Getting to grips with the Cybercrimes Act
The commencement of some sections of South Africa’s new Cybercrimes Act and the Protection of Personal Information Act (POPIA) will go some way to helping in the fight against the growing international cyber crime scourge, but ultimately, it is up to every digital technology user and organisation to play their part in dealing with the problem.
That was the consensus of the speakers at a recent Mimecast and ENSafrica webinar that examined the implications of the new Act and discussed how organisations could best navigate the current cyber threat landscape without inadvertently finding themselves on the wrong side of the new law.
Mimecast Cybersecurity Expert Mikey Molfessis said the sophistication and extent of cyber attacks, including ransomware attacks, is increasing internationally and locally. Those that hit the headlines are only the tip of the iceberg – and many organisations that fall prey to attackers fail to recover their data even after paying the ransom, usually in untraceable cyber currencies such as Bitcoin. The company’s latest State of Email Security 2022 report reflected an ongoing deterioration in the problem. Sixty percent of respondents said they were hurt by a ransomware attack in 2021, up from 47% in 2020.
This was why the introduction of the Cybercrimes Act was to be welcomed, said specialist technology lawyer and Director – Technology, Media and Telecommunications at law firm ENSafrica, Ridwaan Boda. According to Boda, the Cybercrimes Act is aimed at bringing South Africa in line with global trends in cyber crime law, and to address weaknesses in local legislation that failed to codify the changing cyber threat landscape.
“Part of the government’s thinking in introducing this legislation is to make it more difficult for cyber criminals to operate or perpetrate crimes on South Africans, and also to give the relevant law enforcement authorities more power in order to act against and investigate alleged offenders,” Boda explained.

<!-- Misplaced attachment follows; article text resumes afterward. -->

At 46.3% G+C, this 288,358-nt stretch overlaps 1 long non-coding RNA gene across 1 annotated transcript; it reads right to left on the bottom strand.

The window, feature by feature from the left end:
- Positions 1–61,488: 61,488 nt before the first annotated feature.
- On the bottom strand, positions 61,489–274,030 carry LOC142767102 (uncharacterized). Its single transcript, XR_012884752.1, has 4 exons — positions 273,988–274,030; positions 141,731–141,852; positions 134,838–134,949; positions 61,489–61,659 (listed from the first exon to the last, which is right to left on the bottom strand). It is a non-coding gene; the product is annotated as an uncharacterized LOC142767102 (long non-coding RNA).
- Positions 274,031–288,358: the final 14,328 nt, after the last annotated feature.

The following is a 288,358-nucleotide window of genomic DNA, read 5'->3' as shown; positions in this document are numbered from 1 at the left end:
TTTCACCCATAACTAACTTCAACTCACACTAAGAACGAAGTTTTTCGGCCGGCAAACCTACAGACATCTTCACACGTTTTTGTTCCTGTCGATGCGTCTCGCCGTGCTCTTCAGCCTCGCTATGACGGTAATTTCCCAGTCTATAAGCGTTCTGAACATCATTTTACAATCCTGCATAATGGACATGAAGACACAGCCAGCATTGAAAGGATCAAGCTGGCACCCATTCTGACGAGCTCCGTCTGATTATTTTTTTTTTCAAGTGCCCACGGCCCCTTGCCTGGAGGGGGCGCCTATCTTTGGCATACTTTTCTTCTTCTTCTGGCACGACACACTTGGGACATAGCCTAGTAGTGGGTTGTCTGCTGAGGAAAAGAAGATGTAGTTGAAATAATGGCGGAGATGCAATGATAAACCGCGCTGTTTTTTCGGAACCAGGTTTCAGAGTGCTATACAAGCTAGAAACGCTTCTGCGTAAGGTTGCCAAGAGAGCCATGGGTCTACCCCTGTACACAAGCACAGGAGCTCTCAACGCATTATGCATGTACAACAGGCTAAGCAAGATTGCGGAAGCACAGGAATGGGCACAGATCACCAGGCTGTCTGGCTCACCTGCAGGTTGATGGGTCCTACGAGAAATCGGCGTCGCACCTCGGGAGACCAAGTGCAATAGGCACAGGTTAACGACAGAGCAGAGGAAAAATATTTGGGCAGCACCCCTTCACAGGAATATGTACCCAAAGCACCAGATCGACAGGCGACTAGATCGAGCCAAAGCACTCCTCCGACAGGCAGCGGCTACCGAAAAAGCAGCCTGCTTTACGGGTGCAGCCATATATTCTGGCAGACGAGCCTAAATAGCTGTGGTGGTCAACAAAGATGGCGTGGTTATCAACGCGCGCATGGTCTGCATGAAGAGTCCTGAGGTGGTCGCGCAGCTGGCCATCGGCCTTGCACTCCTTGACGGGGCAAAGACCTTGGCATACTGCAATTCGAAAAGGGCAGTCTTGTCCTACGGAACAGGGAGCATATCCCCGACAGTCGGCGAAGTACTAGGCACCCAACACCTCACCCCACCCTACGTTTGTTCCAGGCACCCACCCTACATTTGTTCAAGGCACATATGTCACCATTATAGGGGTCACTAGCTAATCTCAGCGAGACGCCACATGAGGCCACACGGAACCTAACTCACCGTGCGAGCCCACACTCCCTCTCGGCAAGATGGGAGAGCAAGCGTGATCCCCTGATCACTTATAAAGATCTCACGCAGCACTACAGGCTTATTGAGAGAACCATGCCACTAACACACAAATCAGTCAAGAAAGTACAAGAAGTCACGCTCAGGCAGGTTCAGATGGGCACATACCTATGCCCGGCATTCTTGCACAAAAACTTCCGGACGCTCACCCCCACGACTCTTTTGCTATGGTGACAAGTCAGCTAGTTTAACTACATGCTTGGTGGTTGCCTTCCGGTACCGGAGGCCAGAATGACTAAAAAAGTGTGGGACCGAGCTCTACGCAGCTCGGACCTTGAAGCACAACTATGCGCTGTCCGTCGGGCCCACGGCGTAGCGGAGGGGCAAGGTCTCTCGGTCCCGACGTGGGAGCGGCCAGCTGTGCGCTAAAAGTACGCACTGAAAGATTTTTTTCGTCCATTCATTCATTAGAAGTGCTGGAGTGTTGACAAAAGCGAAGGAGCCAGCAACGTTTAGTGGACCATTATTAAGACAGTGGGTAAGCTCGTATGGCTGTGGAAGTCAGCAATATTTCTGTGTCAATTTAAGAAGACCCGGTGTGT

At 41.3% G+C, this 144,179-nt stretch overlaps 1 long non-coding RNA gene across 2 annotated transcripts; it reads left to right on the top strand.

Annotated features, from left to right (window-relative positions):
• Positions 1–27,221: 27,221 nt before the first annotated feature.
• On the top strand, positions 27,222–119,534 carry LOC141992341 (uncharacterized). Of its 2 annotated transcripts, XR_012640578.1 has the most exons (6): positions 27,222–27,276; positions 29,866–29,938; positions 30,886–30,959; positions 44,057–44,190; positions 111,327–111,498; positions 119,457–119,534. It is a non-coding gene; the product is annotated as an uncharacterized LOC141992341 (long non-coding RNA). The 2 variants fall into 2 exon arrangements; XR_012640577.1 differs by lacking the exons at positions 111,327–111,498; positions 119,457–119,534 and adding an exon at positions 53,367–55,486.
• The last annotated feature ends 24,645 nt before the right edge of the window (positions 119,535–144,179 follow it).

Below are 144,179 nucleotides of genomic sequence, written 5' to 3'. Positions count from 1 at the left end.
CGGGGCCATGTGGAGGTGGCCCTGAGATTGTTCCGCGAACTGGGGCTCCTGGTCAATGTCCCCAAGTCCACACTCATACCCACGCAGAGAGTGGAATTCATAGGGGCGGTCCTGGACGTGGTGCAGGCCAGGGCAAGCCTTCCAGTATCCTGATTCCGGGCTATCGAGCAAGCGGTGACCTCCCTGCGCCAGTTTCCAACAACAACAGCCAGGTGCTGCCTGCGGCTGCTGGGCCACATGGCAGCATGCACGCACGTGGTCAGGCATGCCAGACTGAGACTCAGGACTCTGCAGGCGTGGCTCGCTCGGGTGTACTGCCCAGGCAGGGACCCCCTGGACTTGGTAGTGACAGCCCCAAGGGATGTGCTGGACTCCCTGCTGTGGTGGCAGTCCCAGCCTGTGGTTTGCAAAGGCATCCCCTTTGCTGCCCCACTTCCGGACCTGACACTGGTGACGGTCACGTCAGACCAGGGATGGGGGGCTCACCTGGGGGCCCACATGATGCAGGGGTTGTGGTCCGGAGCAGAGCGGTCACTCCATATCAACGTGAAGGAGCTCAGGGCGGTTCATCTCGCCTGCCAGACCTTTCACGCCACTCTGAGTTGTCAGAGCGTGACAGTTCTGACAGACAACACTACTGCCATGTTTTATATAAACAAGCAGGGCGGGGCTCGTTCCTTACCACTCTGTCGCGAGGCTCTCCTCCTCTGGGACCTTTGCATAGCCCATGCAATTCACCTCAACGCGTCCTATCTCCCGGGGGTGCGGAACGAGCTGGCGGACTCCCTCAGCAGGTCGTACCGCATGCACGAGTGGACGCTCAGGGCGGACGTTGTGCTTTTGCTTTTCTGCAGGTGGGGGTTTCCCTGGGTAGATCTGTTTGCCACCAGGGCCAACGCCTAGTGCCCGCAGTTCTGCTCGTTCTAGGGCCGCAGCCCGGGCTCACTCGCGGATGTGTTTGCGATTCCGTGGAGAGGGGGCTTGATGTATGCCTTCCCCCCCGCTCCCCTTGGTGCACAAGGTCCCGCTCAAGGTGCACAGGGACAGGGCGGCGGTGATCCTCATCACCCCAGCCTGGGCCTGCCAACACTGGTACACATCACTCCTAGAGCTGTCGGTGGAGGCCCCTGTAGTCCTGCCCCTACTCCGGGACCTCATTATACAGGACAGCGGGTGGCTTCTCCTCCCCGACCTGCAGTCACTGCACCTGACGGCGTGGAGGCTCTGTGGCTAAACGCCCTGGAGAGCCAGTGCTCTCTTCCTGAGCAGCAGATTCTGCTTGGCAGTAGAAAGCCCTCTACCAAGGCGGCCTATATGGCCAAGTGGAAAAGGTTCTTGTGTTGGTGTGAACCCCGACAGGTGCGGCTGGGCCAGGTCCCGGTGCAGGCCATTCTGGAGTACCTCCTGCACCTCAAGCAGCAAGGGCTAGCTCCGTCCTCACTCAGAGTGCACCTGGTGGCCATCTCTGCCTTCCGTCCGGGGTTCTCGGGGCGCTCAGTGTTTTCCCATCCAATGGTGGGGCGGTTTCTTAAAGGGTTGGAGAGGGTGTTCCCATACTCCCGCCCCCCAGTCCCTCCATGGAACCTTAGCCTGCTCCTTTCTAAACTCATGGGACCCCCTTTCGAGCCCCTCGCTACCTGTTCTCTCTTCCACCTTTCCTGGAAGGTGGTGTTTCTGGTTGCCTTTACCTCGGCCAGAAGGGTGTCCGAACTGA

He added, however, while the Act gave some degree of direction to the law enforcement authorities as to how to respond to reported cyber crimes, questions remained over their capacity to do so.
Boda noted that while the 2012 National Cybersecurity Policy Framework defined cyber crime as “illegal acts, the commission of which involves the use of information of communications technologies”, this definition was too vague to enable law enforcement authorities to investigate and act against alleged offenders. The definition also did not have any legal status or effect.
This has now changed, with the Act codifying a host of offences such as cyber fraud; cyber forgery and uttering; cyber extortion; the theft of incorporate property including patents; and other aggravated offences.
In addition, the Act recognises unlawful and intentional crimes such as unlawful access (to networks); unlawful interceptions of data including acquisition, capturing and copying; unlawful acts in respect of software and hardware tools; and unlawful interferences with data or a computer program as offences.